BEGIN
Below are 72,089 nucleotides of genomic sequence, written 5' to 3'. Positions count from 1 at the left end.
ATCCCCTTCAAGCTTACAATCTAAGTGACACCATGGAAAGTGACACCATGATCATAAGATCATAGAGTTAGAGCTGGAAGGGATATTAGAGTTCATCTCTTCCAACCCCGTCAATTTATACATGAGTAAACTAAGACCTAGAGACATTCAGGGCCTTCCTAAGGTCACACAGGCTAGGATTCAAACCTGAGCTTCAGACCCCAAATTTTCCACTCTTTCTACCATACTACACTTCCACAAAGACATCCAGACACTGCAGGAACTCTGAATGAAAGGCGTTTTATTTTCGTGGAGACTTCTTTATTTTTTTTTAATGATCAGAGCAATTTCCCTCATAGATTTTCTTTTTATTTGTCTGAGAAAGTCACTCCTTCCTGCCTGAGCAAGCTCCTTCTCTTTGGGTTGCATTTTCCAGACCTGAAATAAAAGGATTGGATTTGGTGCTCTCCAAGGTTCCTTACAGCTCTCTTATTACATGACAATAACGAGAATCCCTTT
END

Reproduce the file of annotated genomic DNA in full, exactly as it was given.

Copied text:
Below are 72,089 nucleotides of genomic sequence, written 5' to 3'. Positions count from 1 at the left end.
ATCCCCTTCAAGCTTACAATCTAAGTGACACCATGGAAAGTGACACCATGATCATAAGATCATAGAGTTAGAGCTGGAAGGGATATTAGAGTTCATCTCTTCCAACCCCGTCAATTTATACATGAGTAAACTAAGACCTAGAGACATTCAGGGCCTTCCTAAGGTCACACAGGCTAGGATTCAAACCTGAGCTTCAGACCCCAAATTTTCCACTCTTTCTACCATACTACACTTCCACAAAGACATCCAGACACTGCAGGAACTCTGAATGAAAGGCGTTTTATTTTCGTGGAGACTTCTTTATTTTTTTTTAATGATCAGAGCAATTTCCCTCATAGATTTTCTTTTTATTTGTCTGAGAAAGTCACTCCTTCCTGCCTGAGCAAGCTCCTTCTCTTTGGGTTGCATTTTCCAGACCTGAAATAAAAGGATTGGATTTGGTGCTCTCCAAGGTTCCTTACAGCTCTCTTATTACATGACAATAACGAGAATCCCTTT